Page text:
It's common practice to deride tax-funded social assistance programs in Canada. And to be fair, I fervently believe that anyone who is capable of working should be working rather than collecting social assistance, even if they have to move from one part of Canada to another to get a job.
My late father, Vic Wilson, who, between the 1960s and 1980s, developed five office buildings, one shopping centre, two hotels and a few residential condominium projects in Victoria, must have, through his efforts, put food on the table of thousands of people in that city.
Accountants, architects, bankers, lawyers, construction workers, food wholesalers, mattress suppliers, and quite a few hotel and restaurant employees benefitted from his business activities, and some of them probably owe their first jobs to him. But when hard financial times and mental depression hit my father in the late 1980s, he lost everything and he was on social assistance for a time because he couldn't afford to buy food or pay his rent.
And although he bitterly complained about the corporate and personal taxes he had to pay when he was stupendously rich, when he was dirt poor his rent and food costs were underwritten by the same taxes he hated paying. There was a social safety net during the bad times – even for a man who paid a fortune in taxes during the good ones.
So to those trying to promote further tax cuts at the expense of our social safety net, you may, like my father, one day find yourselves in the same horrible financial position that he ended up in, without any net to catch you.
I take a keen interest in all the talk about reducing corporate taxes in Canada because B.C. and other Canadian provinces are very competitive with other OECD countries and even with many states south of the border.
Our corporate tax rate in B.C. dropped to 10 per cent from 10.5 per cent in January, 2011, continuing the downward trend from 16.5 per cent in the early part of the last decade. We now have the lowest corporate tax rate in the country, along with Alberta.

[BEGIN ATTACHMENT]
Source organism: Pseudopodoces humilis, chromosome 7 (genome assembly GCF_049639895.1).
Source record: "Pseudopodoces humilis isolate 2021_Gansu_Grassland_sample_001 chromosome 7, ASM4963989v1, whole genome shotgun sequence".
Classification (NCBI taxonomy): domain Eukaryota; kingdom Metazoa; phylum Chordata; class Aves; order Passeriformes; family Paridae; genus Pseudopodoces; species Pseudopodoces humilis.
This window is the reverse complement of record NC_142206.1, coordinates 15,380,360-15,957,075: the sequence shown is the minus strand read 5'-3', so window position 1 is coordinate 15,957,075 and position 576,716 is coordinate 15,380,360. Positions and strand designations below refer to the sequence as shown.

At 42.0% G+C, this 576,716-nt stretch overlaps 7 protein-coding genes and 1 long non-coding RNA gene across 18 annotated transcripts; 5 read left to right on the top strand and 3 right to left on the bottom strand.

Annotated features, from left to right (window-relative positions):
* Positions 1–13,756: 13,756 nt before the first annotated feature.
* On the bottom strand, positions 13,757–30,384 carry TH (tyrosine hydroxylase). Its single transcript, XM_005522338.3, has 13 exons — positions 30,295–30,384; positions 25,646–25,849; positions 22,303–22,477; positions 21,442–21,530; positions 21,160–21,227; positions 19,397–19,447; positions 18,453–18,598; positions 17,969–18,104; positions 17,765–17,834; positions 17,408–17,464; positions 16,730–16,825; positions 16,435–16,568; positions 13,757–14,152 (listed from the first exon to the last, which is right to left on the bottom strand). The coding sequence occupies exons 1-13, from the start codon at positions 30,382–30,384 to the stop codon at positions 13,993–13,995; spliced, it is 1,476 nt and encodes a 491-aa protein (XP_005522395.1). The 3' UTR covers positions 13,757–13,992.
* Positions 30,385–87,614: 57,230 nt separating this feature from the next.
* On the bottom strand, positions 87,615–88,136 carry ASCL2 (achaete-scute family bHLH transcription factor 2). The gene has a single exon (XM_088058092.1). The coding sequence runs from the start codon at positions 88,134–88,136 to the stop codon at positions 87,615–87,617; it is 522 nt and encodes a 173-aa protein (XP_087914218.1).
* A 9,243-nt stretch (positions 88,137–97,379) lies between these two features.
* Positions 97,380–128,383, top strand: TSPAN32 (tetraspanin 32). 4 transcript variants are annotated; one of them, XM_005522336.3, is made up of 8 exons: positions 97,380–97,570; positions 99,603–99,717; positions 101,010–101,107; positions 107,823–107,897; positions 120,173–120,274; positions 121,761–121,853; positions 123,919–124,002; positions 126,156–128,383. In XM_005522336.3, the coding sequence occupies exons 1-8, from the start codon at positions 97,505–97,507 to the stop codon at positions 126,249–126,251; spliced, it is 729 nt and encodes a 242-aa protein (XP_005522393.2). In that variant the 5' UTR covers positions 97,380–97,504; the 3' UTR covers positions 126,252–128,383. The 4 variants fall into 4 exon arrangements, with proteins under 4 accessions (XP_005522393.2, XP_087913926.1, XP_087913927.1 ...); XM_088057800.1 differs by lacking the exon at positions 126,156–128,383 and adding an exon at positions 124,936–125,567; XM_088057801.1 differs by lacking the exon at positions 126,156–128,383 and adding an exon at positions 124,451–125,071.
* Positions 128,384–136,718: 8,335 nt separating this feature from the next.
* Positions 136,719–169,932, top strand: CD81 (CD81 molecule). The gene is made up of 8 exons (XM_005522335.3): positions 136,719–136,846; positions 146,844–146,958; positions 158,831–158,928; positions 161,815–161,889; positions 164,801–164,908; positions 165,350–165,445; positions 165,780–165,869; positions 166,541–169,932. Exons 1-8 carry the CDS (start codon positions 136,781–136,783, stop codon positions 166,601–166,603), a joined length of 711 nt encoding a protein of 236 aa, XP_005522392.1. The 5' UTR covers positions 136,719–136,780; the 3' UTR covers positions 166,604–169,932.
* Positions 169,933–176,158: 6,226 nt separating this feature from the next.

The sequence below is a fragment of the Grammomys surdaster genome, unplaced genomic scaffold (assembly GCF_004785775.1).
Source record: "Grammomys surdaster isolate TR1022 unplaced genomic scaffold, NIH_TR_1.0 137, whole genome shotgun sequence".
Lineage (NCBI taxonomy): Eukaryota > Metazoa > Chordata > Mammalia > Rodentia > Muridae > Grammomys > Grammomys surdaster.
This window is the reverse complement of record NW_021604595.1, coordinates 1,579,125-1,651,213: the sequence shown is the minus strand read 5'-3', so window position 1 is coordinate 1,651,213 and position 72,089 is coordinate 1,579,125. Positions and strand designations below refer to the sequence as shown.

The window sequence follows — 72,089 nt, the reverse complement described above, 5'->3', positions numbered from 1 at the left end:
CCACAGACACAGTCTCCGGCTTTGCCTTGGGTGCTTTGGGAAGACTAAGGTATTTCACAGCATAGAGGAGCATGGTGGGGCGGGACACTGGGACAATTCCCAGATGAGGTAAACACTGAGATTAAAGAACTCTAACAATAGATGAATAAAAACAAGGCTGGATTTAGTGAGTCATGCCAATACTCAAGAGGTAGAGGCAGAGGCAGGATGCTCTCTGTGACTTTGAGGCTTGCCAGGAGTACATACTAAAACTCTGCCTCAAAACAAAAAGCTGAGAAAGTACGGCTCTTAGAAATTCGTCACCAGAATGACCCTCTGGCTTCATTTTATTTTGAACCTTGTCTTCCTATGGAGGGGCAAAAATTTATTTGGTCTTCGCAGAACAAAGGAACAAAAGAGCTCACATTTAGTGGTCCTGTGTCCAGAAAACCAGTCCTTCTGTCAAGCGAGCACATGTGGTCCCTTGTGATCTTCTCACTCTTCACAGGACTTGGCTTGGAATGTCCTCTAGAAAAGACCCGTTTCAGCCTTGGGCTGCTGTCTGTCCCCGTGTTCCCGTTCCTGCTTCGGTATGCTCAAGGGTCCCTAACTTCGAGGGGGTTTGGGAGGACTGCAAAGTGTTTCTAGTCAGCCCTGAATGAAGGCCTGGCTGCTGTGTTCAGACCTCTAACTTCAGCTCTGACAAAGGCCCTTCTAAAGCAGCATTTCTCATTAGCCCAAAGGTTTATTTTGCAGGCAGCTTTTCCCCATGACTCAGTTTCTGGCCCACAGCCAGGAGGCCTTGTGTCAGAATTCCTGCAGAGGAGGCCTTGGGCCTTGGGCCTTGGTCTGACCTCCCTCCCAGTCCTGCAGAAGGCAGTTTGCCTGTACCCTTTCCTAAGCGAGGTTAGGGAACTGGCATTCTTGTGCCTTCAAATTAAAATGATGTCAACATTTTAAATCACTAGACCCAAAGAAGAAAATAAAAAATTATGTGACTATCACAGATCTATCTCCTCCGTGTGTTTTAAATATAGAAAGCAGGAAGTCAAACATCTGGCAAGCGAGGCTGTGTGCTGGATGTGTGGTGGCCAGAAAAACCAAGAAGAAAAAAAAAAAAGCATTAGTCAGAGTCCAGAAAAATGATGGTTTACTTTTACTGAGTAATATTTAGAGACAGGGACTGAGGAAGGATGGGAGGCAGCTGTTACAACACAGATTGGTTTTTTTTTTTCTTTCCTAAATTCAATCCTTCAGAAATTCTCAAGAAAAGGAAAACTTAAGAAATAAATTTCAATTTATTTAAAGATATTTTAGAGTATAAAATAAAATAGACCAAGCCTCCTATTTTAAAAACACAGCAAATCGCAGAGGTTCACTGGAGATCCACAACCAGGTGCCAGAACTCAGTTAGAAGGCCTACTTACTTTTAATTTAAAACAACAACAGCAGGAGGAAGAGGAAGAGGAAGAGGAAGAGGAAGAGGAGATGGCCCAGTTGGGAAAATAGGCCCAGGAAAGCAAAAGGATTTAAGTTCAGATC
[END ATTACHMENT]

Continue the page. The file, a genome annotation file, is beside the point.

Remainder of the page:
Combined with the federal rate, the general corporate tax rate in BC is 26.5 per cent. And that doesn't include the benefits afforded to Canadian-controlled small-business corporations, which are taxed at the rate of 13.5 per cent on the first $500,000 of income.
In 2000, the combined federal-provincial tax rate was just over 42 per cent, putting Canada near the top tax rate of industrialized nations and making it an unattractive place for foreign investment. The combined rate has fallen over the past decade, and we now have a lower tax rate than many U.S. states.
The Tax Foundation, a U.S.-based think-tank, published a report in 2008 acknowledging that 46 states have a combined corporate tax rate higher than Canada.
The Globe reported in an article in March that "Canadian businesses were widely expected to use the extra money from successive rounds of tax cuts to build factories and offices and buy new machinery and equipment."
The problem is, they haven't done it, which is a dilemma for those arguing that further corporate tax cuts will allow new investment so they are crucial to stimulate job creation and make Canada more competitive internationally.
An analysis of Statistics Canada figures in the story indicated that the rate of investment in machinery and equipment actually declined in lockstep with falling corporate tax rates over the past 10 years. While corporate taxes were being reduced, Canadian businesses were not buying machinery or equipment, which the tax cuts were expected to promote.
Instead, businesses were hoarding cash: adding $83-billion to their reserves since the recession in 2008.
So if the rationale for corporate tax cuts in the past decade has been to make Canada more competitive, we've probably achieved that quite successfully, especially when compared with rates in the U.S. But if the rationale for corporate tax cuts is to allow business to buy machinery and equipment, and invest more in themselves, it hasn't happened.
At a time when our public services are being reduced, does anyone know why we have to reduce corporate taxes further?
Tony Wilson is a franchise and intellectual property lawyer at Boughton in Vancouver, and he is an adjunct professor at Simon Fraser University. His newest book, Manage Your Online Reputation, was published in November.